Discretionary Trust with One Beneficiary

We have been presented with a Will including life interest of property for surviving spouse who has now died. Straightforward so far on life interest ending property divided between three adult children.

Residue divided into three shares, each expressed to be held on discretionary trusts with power to advance capital and income. On expiration of each trust which is specified to be the death of the beneficiary (one trust for each of the three adult children) it passes to the child of the ‘discretionary’ beneficiary.

Each trust has only ONE beneficiary with no power to add others. The adult children are all agreed at this point that the assets will be appointed out to them. One of them is very wealthy and wishes to redirect his share to his children. I cannot see how this can be dealt with otherwise than as a PET?

Am I missing something? I can’t see how the trust can continue with only one discretionary beneficiary (is it a bare trust) and for IHT purposes there is no benefit for the wealthy beneficiary in keeping his trust going.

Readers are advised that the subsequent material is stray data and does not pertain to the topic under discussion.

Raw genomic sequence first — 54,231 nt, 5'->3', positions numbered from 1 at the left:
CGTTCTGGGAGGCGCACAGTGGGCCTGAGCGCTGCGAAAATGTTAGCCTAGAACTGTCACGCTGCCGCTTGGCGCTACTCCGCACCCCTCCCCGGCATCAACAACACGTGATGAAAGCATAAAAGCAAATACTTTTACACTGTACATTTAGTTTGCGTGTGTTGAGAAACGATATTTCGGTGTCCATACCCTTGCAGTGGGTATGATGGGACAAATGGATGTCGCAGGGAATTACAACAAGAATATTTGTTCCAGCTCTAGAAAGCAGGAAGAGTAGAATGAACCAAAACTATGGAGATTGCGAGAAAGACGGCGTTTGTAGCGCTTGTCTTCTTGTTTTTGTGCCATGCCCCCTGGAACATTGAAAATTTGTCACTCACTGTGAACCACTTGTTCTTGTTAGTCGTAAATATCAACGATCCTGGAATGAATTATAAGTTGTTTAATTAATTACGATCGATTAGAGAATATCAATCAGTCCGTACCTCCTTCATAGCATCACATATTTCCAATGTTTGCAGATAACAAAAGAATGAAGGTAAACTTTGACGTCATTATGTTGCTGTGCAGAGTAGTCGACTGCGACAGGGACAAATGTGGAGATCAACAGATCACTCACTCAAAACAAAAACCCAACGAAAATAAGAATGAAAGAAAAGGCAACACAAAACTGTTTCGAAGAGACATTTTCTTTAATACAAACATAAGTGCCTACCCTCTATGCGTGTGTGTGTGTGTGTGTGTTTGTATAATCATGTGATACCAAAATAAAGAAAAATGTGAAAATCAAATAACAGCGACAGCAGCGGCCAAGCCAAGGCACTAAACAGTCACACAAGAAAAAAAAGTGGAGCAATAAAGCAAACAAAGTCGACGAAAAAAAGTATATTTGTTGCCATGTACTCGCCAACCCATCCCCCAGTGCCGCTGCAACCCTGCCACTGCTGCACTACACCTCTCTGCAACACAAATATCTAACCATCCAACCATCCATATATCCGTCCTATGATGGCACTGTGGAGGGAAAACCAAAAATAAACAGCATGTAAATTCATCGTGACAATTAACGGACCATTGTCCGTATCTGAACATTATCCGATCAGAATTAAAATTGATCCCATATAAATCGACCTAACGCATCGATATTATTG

Kathy Melkerts

I think the answer here is that if the Trustees do not exercise their discretionary powers in favour of a child, then whatever remains on their death will pass to their own children. This means that the Trustees are choosing between the child and the grandchildren in exercising, or not, their discretionary powers.

This should suit the wealthy child as the value of their share will be outside their estate for IHT on their death.

Graeme Lindop
Probate Consultant
Coles Miller Solicitors LLP

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I suspect you could advance capital out to the grandchildren under s.32 (assuming the grandchildren are not objects of the express power to distribute capital). s.32 would have to extent to the whole rather than half, either expressly under the will or under the recent statutory extension.

To my mind, it would only be a PET if:

  • there is no power to accumulate so current discretionary beneficiary (child) is effectively entitled to all income and therefore has an IIP; or
  • the child’s consent would be required under s.32(1)(c) although I don’t think that is the case where the prior interest is purely discretionary.

The current trusts are far from a bare trust because the children (of the testator) have no power to call for capital.